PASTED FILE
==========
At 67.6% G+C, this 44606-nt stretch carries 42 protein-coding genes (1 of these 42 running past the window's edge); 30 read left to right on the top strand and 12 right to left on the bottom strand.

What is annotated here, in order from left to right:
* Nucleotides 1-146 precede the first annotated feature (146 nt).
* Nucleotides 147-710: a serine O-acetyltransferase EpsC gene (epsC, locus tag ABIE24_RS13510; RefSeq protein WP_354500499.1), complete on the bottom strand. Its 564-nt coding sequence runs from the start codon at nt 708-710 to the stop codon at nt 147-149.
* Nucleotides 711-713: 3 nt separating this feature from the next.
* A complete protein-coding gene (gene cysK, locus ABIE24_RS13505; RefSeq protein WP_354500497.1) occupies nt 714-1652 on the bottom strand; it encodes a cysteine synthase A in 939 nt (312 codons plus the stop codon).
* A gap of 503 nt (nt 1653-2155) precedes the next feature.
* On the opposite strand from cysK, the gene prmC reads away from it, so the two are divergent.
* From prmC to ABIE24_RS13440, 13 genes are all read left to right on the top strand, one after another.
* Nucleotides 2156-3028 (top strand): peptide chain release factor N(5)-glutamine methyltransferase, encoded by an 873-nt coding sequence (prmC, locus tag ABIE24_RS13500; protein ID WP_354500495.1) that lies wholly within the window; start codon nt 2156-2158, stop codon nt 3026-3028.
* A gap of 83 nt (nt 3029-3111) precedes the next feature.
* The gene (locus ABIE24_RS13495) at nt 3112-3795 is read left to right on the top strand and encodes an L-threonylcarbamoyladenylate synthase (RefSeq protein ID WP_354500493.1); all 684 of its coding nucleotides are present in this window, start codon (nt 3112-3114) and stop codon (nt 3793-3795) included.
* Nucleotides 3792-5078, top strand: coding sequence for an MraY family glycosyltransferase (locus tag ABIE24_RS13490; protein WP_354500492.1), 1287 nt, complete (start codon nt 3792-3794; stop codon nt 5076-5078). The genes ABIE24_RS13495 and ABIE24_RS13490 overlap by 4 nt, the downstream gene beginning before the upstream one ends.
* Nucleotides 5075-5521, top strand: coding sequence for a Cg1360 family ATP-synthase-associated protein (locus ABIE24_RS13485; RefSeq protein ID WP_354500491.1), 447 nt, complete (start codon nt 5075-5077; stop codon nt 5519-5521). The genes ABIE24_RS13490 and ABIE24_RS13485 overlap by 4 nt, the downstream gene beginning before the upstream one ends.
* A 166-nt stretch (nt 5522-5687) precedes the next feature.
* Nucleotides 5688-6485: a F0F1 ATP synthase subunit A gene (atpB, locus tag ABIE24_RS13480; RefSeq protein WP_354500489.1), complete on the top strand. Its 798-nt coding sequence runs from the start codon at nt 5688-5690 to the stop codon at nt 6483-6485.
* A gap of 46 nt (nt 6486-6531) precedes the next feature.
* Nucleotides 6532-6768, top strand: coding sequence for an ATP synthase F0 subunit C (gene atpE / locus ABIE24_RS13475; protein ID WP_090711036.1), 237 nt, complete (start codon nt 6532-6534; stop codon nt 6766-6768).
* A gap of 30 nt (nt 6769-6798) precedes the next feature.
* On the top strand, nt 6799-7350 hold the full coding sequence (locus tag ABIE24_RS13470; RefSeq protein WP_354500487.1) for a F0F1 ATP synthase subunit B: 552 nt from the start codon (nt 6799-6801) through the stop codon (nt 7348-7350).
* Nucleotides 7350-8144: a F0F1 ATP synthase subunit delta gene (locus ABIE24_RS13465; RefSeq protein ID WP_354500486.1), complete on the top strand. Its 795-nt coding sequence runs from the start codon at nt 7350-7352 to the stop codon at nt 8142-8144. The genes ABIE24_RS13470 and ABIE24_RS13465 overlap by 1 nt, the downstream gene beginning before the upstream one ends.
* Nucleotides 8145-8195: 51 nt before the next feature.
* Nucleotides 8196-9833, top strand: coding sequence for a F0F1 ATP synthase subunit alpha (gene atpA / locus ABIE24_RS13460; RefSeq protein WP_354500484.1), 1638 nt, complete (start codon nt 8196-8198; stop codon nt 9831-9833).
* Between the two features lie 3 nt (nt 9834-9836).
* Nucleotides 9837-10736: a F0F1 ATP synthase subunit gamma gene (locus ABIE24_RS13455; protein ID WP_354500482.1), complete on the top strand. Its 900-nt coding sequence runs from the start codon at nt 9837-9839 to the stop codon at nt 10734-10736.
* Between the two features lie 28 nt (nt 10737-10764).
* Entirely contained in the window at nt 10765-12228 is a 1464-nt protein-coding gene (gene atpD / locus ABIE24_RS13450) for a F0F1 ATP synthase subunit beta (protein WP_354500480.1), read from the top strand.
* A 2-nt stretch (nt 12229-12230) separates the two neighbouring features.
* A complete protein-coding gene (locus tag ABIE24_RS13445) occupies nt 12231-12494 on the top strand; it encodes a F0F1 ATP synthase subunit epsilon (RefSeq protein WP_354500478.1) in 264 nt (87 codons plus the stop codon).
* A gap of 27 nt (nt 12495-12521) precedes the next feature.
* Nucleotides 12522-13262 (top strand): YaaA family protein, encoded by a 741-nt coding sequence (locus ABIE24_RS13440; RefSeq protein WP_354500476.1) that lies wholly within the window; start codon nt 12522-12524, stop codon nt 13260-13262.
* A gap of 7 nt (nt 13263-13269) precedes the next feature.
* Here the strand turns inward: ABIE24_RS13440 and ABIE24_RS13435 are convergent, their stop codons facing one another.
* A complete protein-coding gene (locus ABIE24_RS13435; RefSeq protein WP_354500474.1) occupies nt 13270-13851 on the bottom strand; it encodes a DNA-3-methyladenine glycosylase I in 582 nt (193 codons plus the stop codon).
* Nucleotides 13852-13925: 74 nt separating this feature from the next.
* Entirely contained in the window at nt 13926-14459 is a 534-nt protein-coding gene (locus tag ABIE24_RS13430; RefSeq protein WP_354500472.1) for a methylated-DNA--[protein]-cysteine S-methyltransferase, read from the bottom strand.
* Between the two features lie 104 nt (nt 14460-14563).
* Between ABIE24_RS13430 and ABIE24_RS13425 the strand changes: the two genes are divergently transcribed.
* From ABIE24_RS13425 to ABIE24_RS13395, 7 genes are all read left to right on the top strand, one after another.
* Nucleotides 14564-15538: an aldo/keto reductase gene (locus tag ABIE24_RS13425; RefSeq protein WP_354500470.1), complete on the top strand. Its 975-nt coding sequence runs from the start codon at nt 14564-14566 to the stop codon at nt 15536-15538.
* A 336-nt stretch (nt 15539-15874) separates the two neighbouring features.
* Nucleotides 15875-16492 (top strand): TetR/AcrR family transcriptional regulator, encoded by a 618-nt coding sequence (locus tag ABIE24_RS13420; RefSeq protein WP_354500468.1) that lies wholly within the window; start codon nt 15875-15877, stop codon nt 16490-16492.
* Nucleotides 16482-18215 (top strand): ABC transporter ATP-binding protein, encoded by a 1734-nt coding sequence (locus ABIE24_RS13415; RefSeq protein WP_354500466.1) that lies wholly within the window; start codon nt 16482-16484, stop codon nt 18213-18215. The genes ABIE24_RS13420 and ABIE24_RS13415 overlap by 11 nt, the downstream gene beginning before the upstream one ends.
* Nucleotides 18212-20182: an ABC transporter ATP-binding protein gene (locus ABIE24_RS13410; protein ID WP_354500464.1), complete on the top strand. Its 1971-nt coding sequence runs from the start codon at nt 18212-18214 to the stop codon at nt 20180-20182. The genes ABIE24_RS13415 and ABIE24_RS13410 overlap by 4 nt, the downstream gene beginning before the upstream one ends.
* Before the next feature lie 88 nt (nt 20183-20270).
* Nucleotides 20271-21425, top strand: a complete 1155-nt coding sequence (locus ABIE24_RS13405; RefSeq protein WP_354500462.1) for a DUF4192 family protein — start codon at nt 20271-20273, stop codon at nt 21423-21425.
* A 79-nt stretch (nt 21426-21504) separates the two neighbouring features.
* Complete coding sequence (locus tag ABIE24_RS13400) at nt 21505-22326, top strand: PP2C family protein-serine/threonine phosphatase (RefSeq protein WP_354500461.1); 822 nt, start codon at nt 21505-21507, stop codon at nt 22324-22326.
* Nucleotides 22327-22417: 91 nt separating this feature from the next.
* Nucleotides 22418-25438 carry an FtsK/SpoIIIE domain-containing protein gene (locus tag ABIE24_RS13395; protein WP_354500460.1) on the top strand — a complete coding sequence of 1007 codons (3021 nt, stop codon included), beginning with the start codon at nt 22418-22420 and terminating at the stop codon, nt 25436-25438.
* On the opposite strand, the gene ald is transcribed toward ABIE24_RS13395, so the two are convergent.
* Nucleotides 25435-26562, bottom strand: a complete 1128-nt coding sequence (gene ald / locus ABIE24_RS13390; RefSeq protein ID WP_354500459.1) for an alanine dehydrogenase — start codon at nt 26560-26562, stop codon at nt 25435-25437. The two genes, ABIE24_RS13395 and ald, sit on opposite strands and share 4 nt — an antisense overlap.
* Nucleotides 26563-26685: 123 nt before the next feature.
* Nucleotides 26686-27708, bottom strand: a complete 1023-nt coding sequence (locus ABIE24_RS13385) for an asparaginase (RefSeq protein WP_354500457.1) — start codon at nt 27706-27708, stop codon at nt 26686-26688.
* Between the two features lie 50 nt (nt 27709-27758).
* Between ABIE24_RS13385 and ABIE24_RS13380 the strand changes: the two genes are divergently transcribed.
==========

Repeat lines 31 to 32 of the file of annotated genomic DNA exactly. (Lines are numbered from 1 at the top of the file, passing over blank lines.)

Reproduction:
* Nucleotides 12522-13262 (top strand): YaaA family protein, encoded by a 741-nt coding sequence (locus ABIE24_RS13440; RefSeq protein WP_354500476.1) that lies wholly within the window; start codon nt 12522-12524, stop codon nt 13260-13262.
* A gap of 7 nt (nt 13263-13269) precedes the next feature.